Museum celebrates 50 years with train memorabilia exhibit
From the time the Yazoo & Mississippi Valley Railroad Co. Station opened in 1925 until it was retired in 1960, the depot, later the Illinois Central Railroad Passenger Station, was a center of comings and goings for Baton Rouge and the surrounding area.
The Louisiana Art & Science Museum will look back to the glory days of the railroad depot, its home since 1971, at an exhibit on train memorabilia from the museum’s collection. The exhibit is part of this year’s celebration of the LASM’s 50th anniversary.
“I remember what an exciting experience it was to see the train coming in,” said Janet Quinn Rhorer, one of a group of lifelong Baton Rougeans invited to the museum to reminisce about train travel and the old depot.
She recalls a trip she made from the depot in the fall of 1937, when she was in the eighth-grade at Baton Rouge Junior High School. Her school was playing Woodville, Miss., in football, and students took the train to the game.
“Baton Rouge Junior High was soundly defeated something like 45 to nothing,” said Rhorer, who still can’t believe that the school’s strict principal, Sadie Baskin, permitted the trip.
“My parents were married at St. Joseph Cathedral in June 1924 very early in the morning so they could take the train to Memphis for their honeymoon,” said Winifred Evans Byrd. “The time of the wedding depended on the time of the train.”
Mary Frey Eaton remembers in the late 1930s waving goodbye to her parents, who were traveling by train to see LSU play Tennessee in football. “I can remember being here and seeing Mama waving out of the window,” Eaton said.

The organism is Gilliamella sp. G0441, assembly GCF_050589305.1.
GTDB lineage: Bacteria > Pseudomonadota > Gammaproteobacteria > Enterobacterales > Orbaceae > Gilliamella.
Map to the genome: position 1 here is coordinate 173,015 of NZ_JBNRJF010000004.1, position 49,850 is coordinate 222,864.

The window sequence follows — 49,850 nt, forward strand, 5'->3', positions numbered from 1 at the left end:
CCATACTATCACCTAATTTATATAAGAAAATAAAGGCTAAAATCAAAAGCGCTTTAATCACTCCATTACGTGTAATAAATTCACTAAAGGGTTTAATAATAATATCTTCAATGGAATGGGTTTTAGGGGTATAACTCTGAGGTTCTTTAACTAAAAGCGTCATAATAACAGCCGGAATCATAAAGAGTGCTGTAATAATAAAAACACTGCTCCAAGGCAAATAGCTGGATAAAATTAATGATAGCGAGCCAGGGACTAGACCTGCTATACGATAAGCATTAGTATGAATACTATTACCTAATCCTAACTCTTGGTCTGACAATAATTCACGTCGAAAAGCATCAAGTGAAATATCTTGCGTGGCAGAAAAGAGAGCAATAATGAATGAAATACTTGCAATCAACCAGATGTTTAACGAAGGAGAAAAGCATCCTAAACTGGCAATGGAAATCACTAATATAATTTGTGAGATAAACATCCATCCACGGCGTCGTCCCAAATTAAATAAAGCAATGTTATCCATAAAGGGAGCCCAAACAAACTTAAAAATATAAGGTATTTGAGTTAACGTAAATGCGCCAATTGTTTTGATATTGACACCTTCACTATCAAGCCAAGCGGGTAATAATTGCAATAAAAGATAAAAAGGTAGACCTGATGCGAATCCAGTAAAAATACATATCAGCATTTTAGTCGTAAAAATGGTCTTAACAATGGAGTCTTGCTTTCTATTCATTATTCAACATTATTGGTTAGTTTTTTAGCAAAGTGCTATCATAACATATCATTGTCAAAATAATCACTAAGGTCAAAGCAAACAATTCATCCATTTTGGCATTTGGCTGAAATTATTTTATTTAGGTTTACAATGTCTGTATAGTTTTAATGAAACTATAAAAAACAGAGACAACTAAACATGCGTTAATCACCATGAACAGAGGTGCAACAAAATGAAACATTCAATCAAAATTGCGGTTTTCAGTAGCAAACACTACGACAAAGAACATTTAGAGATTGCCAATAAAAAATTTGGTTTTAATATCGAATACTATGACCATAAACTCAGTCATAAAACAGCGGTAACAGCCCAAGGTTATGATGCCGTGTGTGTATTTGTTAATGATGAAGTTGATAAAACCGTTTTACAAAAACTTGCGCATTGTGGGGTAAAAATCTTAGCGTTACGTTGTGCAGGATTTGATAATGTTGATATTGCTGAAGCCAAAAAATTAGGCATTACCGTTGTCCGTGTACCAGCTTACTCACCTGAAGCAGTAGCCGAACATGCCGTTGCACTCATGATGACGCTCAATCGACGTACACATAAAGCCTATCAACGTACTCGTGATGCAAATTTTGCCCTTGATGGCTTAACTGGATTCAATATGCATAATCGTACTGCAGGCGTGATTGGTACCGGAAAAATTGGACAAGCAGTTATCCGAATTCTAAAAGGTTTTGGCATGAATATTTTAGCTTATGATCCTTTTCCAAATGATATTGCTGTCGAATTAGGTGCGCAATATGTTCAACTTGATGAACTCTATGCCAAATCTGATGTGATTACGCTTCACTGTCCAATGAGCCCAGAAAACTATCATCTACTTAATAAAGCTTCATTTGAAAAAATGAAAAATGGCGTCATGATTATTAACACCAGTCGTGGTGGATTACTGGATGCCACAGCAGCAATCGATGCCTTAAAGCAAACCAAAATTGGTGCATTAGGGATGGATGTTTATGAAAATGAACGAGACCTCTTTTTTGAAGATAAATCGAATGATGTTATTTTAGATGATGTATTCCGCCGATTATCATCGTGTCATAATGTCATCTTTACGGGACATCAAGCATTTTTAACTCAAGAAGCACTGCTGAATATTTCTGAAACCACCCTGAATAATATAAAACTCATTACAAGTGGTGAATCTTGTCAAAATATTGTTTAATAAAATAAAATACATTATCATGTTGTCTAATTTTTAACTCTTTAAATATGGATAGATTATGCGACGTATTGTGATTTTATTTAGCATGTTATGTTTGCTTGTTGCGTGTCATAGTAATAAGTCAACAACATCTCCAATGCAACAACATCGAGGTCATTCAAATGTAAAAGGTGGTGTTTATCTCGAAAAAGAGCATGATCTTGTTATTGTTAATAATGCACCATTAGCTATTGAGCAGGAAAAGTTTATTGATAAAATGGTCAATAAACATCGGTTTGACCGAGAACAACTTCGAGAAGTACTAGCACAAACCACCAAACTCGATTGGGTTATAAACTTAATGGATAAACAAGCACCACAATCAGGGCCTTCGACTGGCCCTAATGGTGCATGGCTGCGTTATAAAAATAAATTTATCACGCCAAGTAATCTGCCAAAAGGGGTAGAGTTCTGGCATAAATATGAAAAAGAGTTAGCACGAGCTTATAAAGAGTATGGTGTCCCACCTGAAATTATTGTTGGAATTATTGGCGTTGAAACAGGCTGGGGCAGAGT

They all recalled the famous trip that Gov. Huey Long organized in October 1934, when he took almost the whole LSU student body in six trains of 14 cars each to see LSU play Vanderbilt. “He paid the way and even gave them spending money,” Rhorer recalled.
So much of Baton Rouge history in the first half of the 20th century happened at the fine old building along River Road between North Boulevard and America Street.
During World War II, soldiers said their farewells there to family members and friends as they departed to points unknown. For Dr. Millard Byrd, it was the place he returned to Baton Rouge in late May or early June of 1946.
“The boys returning all came at different times,” Winifred Byrd said. “Millard had been gone almost two years in China and Burma.”
Millard Byrd’s father had found a schedule that said when his son would be returning and had the whole family at the depot to meet him. “Millard was very upset when he saw us,” Winifred Byrd said. “He had planned his homecoming to surprise everybody.”